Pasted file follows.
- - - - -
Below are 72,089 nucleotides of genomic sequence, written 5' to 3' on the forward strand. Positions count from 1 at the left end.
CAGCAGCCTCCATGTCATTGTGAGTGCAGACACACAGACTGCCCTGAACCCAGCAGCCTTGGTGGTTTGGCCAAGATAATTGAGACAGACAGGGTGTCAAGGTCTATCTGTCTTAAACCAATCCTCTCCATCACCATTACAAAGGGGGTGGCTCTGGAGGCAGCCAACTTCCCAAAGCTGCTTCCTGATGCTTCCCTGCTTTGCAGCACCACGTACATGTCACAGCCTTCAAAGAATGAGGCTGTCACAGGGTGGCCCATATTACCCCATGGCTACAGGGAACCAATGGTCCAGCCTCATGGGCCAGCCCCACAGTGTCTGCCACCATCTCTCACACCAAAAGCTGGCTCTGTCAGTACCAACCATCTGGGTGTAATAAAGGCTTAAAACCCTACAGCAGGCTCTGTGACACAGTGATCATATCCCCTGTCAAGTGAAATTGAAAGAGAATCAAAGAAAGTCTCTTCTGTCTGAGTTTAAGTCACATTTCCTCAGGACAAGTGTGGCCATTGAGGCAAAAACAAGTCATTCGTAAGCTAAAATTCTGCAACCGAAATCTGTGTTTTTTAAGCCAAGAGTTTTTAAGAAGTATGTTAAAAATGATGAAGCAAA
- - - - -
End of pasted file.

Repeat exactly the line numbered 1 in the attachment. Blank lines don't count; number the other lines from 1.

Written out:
Below are 72,089 nucleotides of genomic sequence, written 5' to 3' on the forward strand. Positions count from 1 at the left end.